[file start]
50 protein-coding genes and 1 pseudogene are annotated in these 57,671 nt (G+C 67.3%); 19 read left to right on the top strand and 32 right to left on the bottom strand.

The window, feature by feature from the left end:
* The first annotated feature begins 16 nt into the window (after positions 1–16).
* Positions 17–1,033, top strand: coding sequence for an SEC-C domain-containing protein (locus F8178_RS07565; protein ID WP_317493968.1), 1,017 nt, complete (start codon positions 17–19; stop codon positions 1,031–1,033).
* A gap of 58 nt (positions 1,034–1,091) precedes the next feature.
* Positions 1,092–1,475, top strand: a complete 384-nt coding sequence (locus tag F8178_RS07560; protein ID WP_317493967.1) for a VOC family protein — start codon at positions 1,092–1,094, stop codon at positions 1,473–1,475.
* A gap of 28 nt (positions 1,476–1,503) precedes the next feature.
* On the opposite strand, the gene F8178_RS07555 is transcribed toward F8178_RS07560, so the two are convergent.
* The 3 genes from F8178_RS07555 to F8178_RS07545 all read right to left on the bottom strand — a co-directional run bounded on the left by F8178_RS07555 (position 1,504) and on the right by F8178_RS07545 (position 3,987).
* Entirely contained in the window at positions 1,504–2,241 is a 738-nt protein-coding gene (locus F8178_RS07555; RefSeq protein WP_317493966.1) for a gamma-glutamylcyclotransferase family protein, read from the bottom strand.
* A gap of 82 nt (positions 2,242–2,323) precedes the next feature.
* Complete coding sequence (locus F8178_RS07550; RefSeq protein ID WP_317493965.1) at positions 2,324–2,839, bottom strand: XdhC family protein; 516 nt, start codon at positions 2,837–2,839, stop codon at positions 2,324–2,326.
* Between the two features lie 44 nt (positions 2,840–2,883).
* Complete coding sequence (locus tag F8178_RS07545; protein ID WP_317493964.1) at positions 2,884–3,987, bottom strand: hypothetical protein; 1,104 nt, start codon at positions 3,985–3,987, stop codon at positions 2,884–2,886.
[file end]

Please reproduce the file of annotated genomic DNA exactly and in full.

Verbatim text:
50 protein-coding genes and 1 pseudogene are annotated in these 57,671 nt (G+C 67.3%); 19 read left to right on the top strand and 32 right to left on the bottom strand.

The window, feature by feature from the left end:
* The first annotated feature begins 16 nt into the window (after positions 1–16).
* Positions 17–1,033, top strand: coding sequence for an SEC-C domain-containing protein (locus F8178_RS07565; protein ID WP_317493968.1), 1,017 nt, complete (start codon positions 17–19; stop codon positions 1,031–1,033).
* A gap of 58 nt (positions 1,034–1,091) precedes the next feature.
* Positions 1,092–1,475, top strand: a complete 384-nt coding sequence (locus tag F8178_RS07560; protein ID WP_317493967.1) for a VOC family protein — start codon at positions 1,092–1,094, stop codon at positions 1,473–1,475.
* A gap of 28 nt (positions 1,476–1,503) precedes the next feature.
* On the opposite strand, the gene F8178_RS07555 is transcribed toward F8178_RS07560, so the two are convergent.
* The 3 genes from F8178_RS07555 to F8178_RS07545 all read right to left on the bottom strand — a co-directional run bounded on the left by F8178_RS07555 (position 1,504) and on the right by F8178_RS07545 (position 3,987).
* Entirely contained in the window at positions 1,504–2,241 is a 738-nt protein-coding gene (locus F8178_RS07555; RefSeq protein WP_317493966.1) for a gamma-glutamylcyclotransferase family protein, read from the bottom strand.
* A gap of 82 nt (positions 2,242–2,323) precedes the next feature.
* Complete coding sequence (locus F8178_RS07550; RefSeq protein ID WP_317493965.1) at positions 2,324–2,839, bottom strand: XdhC family protein; 516 nt, start codon at positions 2,837–2,839, stop codon at positions 2,324–2,326.
* Between the two features lie 44 nt (positions 2,840–2,883).
* Complete coding sequence (locus tag F8178_RS07545; protein ID WP_317493964.1) at positions 2,884–3,987, bottom strand: hypothetical protein; 1,104 nt, start codon at positions 3,985–3,987, stop codon at positions 2,884–2,886.